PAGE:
BT cotton behind farmer suicides?

  • March 28, 2012
  • By Rashme Sehgal
  • Correspondent
  • New Delhi

Despite having unleashed more than 780 Bt cotton hybrids in India during the last decade, yields have turned stagnant and farmer suicides in the cotton belt are multiplying.

In fact, although Bt cotton now covers more than 90 per cent of the total cotton growing area in the country, yields in the last five years have gone up marginally from 470 kg per ha to 481 kg per ha though input costs have increased several fold, warned member NGOs of the Coalition for GM-Free India.
Crop failure is also being attributed to the increasing number of pests found to be attacking Bt cotton hybrids. The result is that state government estimates in Andhra Pradesh show that 34 lakh acres out of the 47 lakh acres planted with Bt cotton during the kharif 2011 season faced crop failure with almost 21 lakh farmers having lost around `3071 crores.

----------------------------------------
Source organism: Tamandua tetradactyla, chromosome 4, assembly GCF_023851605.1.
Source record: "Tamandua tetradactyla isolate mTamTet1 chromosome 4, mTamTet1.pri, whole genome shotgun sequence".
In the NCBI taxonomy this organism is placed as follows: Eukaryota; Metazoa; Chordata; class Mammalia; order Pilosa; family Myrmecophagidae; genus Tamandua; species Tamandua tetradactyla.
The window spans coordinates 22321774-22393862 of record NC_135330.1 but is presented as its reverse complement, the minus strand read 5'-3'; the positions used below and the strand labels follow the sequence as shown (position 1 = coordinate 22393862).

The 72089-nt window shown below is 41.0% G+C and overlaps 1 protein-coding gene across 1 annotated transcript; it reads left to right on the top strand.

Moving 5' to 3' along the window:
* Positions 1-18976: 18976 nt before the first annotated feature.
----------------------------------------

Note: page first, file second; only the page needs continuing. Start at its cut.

The situation is no better in Maharashtra where Bt cotton farmers have already lost over `10,000 crores due to crop failure. Dr Suman Sahai of Gene Campaign warns, “The crisis is so acute in Maharashtra that 209 farmers committed suicide in the Vidarbha cotton growing belt region in 2011.’’
Kishor Tiwari of the Vidarbha Jan Andolan Samiti told this reporter that when Bt cotton was first introduced in 2002, seed companies had promised it would be bollworm resistant. But today, new pests have emerged.
Dr Sahai concurs, “Indian conditions are different from the West. We are a tropical country with a variety of pests which have been found to be adversely affecting this cotton crop.”
But at the village level, farmers continue to buy Bt cotton because the only credit available to them from seed agents is for Bt seeds against other traditional varieties.
“Seed agents are offered higher commission for Bt cotton rather than for traditional seeds,’’ Dr Sahai added.

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